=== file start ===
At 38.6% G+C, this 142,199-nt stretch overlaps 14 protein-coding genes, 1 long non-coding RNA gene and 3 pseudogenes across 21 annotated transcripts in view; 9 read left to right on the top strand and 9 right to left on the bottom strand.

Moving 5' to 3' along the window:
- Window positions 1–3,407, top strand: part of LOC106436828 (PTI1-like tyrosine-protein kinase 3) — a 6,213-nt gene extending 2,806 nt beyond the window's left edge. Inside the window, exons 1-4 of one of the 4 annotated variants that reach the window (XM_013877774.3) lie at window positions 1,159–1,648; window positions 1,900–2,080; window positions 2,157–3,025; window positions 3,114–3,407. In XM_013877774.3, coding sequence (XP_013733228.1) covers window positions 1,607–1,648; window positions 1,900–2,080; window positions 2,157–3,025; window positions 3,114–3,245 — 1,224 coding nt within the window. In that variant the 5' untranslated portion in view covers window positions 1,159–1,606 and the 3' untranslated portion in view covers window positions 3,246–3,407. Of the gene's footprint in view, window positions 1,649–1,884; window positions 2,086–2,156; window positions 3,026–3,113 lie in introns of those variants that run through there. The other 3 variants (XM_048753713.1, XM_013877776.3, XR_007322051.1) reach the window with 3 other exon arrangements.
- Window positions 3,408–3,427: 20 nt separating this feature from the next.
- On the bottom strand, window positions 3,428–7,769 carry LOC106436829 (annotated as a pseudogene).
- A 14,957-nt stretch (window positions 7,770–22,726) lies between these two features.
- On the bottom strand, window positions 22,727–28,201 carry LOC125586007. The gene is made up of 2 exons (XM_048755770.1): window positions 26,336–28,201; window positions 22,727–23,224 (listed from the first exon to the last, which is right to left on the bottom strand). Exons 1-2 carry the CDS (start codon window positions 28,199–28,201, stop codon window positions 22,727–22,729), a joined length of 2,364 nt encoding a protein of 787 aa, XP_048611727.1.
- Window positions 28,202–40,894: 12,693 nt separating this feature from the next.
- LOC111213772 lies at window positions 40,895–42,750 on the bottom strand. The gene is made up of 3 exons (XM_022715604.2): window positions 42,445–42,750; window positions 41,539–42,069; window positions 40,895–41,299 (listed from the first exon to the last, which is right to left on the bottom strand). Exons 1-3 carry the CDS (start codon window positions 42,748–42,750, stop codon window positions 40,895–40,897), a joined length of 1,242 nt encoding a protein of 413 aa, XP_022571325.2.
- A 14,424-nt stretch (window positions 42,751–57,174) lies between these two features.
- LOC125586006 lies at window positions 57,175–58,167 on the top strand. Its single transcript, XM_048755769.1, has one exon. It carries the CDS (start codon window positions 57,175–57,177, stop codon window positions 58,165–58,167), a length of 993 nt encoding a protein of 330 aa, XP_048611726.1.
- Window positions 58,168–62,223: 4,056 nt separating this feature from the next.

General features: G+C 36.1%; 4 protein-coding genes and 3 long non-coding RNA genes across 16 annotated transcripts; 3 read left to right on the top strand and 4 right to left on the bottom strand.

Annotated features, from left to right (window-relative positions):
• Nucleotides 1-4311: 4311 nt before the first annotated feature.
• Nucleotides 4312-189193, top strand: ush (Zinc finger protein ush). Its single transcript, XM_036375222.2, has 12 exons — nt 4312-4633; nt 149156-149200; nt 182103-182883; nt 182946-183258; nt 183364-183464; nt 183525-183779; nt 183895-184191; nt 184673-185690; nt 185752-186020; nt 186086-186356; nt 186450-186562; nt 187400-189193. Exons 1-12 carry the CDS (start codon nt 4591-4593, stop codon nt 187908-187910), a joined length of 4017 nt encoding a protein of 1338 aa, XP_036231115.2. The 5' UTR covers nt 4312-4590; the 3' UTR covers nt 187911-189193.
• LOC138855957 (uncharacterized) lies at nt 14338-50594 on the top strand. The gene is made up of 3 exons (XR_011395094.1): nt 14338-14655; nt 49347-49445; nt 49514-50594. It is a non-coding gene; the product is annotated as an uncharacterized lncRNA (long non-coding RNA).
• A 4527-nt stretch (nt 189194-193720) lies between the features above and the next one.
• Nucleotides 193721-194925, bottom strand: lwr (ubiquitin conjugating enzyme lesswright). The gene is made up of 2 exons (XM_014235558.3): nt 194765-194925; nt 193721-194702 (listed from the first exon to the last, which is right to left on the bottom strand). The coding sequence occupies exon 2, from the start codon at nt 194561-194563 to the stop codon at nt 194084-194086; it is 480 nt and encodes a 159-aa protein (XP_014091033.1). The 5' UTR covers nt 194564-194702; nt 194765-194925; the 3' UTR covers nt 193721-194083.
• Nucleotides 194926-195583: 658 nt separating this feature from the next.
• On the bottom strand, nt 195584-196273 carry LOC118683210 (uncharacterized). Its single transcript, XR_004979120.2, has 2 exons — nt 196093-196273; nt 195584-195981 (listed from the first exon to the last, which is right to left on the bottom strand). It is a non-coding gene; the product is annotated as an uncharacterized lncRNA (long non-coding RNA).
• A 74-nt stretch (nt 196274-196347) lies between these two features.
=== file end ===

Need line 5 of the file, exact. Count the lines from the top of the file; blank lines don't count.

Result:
- On the bottom strand, window positions 3,428–7,769 carry LOC106436829 (annotated as a pseudogene).